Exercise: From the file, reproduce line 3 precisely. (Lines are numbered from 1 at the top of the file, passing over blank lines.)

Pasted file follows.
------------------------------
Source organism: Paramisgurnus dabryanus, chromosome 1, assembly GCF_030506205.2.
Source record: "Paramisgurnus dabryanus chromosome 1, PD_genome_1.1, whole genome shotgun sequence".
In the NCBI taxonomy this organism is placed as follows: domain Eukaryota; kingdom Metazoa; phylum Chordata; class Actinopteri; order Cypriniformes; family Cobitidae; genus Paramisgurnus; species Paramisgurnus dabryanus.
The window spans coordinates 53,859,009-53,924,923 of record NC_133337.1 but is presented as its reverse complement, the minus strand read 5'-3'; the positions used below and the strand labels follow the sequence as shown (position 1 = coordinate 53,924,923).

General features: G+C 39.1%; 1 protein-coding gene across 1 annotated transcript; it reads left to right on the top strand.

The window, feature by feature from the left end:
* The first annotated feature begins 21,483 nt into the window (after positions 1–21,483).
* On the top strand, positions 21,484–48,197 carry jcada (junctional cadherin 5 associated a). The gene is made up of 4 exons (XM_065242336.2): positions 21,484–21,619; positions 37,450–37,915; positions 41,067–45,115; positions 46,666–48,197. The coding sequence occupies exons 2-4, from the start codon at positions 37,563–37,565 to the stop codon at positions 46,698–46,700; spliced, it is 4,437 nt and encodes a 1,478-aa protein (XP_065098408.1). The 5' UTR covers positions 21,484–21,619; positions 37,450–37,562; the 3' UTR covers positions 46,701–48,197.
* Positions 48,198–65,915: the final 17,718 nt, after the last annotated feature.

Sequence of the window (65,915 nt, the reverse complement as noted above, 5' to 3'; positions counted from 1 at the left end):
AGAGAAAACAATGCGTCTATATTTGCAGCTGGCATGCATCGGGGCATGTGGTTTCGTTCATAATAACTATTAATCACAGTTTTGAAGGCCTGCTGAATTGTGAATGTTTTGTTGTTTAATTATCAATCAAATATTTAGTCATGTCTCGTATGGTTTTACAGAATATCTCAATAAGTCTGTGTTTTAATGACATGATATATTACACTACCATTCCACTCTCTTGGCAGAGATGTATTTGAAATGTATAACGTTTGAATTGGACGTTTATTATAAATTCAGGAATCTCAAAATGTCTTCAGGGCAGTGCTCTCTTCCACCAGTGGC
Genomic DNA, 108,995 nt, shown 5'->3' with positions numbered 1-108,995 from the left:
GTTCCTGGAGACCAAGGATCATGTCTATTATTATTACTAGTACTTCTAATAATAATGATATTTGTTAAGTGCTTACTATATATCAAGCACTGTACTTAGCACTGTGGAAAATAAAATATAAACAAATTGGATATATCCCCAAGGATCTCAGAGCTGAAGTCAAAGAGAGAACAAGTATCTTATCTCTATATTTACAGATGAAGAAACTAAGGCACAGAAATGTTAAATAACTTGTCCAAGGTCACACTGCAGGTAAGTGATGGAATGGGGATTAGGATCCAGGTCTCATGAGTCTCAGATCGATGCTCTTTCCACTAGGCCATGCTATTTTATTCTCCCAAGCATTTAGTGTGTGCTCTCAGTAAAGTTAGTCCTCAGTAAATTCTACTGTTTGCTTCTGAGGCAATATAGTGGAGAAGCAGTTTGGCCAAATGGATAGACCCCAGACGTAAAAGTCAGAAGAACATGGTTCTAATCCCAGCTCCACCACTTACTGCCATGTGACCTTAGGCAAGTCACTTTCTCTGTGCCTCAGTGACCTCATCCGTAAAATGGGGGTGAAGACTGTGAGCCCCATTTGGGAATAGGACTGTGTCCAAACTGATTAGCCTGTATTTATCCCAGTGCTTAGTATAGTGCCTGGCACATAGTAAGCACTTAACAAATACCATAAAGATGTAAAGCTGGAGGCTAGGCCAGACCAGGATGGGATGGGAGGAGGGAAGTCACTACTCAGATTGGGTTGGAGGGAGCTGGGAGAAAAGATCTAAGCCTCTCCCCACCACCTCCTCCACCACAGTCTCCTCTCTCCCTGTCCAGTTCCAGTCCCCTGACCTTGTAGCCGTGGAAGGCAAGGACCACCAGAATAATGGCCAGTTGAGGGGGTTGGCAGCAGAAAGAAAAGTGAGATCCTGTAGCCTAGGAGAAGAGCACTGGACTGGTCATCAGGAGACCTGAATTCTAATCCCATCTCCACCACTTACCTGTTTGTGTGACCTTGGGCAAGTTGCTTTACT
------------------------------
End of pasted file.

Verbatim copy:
In the NCBI taxonomy this organism is placed as follows: domain Eukaryota; kingdom Metazoa; phylum Chordata; class Actinopteri; order Cypriniformes; family Cobitidae; genus Paramisgurnus; species Paramisgurnus dabryanus.